General Motors CEO Rick Wagoner announced today that the automaker will build engines for the Chevrolet Volt and Chevrolet Cruze in Flint, Michigan at a entirely new plant. Construction of the new factory will commence immediately.
The plant will begin producing the company's new 1.4-liter dual overhead cam Inline-four in 2010. The $370 million investment will include a 552,000 square foot facility, machinery and tooling to build the new engines.
The plant will build two 1.4-liter inline-fours: a 140-horsepower turbocharged motor to be used in the 2011 Chevrolet Cruze, and a naturally-aspirated version to be used with the 2010 Chevrolet Volt extended-range electric vehicle.
Both engines will feature variable valve timing for both the intake and exhaust cams. Both engines will also use a molded resin intake manifold to save weight.
Final horsepower figures have not been released for the naturally aspirated motor.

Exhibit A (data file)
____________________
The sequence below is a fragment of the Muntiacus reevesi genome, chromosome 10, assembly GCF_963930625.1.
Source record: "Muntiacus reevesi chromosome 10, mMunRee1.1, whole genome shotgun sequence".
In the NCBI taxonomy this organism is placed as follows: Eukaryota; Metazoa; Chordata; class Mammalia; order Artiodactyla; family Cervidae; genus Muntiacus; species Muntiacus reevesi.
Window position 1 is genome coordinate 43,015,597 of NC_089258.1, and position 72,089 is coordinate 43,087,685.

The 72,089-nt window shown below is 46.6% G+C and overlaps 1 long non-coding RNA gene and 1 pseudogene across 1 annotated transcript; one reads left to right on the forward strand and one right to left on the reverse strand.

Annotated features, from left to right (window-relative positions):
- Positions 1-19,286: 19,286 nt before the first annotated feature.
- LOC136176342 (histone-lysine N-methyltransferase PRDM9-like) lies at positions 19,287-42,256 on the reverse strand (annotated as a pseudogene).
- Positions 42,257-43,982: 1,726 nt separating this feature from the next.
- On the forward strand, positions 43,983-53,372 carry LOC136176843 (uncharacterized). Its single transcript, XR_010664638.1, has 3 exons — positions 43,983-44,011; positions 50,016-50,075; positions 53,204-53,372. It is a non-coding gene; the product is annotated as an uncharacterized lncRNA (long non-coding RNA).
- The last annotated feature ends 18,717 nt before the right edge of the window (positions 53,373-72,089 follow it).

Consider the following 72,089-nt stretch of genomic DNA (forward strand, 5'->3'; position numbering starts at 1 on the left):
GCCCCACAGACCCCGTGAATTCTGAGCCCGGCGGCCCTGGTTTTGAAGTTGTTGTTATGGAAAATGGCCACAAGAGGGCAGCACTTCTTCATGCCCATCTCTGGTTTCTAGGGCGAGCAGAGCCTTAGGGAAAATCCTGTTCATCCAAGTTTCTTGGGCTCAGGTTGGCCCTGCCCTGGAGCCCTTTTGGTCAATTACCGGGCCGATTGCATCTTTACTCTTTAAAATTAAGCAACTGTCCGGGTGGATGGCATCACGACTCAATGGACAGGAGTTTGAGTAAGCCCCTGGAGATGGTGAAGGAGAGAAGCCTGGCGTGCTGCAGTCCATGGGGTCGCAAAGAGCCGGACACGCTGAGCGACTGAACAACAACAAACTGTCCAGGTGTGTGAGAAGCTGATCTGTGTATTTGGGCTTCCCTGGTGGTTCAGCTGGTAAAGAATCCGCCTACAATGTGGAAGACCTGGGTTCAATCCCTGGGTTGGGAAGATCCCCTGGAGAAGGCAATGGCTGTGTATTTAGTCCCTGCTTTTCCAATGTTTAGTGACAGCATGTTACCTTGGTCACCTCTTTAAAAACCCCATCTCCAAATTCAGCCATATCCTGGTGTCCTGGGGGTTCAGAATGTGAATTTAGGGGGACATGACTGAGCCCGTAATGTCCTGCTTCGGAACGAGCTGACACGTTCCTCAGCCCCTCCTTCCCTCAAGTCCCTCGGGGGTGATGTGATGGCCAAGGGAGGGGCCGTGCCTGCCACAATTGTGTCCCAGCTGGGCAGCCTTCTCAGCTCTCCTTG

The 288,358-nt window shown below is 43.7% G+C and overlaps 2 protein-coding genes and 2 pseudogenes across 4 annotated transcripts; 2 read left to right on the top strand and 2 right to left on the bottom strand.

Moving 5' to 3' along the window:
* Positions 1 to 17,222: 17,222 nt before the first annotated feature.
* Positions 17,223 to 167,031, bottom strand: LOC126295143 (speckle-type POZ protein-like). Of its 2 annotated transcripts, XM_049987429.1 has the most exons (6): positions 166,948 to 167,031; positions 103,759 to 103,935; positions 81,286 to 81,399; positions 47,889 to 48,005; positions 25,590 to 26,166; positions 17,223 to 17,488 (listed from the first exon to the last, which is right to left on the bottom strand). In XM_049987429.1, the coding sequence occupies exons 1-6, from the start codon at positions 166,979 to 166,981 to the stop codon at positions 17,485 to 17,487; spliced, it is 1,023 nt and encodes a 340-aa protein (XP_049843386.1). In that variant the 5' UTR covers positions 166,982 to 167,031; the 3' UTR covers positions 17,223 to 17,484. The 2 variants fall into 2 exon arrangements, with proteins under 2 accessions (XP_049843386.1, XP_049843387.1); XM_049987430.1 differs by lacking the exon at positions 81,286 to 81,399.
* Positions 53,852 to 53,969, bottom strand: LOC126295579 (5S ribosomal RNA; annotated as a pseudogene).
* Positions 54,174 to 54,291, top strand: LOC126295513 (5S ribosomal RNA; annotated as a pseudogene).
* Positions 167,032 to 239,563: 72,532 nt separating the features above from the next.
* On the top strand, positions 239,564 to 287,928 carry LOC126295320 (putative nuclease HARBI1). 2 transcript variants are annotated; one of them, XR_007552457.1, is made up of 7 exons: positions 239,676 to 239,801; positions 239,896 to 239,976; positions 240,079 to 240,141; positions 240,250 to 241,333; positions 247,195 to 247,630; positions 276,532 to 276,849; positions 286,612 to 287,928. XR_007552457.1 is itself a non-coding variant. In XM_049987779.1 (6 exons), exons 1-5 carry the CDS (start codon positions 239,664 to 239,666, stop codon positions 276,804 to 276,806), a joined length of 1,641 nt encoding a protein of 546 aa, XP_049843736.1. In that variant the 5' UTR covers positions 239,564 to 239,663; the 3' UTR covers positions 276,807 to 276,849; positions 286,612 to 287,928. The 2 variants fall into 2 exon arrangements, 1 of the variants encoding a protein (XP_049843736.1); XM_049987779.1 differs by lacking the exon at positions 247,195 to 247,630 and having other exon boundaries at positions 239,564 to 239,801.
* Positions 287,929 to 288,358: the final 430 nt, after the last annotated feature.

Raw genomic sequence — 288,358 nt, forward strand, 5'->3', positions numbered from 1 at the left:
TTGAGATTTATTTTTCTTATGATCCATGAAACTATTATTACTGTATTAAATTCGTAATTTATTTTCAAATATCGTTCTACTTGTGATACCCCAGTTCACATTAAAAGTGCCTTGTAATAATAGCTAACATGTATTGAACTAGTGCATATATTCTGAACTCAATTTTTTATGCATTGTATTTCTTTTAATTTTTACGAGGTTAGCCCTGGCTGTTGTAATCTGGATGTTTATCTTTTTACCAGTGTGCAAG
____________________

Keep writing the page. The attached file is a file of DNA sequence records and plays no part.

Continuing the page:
The new engines are part of a global engine family dating back to 1997, debuting as a 1.6-liter inline-four for the Opel & Vauxhall Corsa.
Speaking with Automotive News, Tom Stephens, GM Powertrain Group vice president, said production would start at 800 engines per day. Stevens didn't say how production would be split between the two motors.
Today's news comes as a watershed moment for Flint as well. In 1984, General Motors CEO Roger Smith closed the automaker's largest plant in Flint, a town that once was a symbol of GM's manufacturing might.
The plant closure eliminated 300,000 jobs and sent the town of Flint — which grew up around the plant — into severe decline, as later documented in the 1989 film "Roger and Me."
Speaking of the company's return to its roots in Flint, Wagoner said that "GM, the UAW and the city of Flint have had a long-standing relationship. We are confident that Flint is exactly the right place to build our all-new powertrain plant."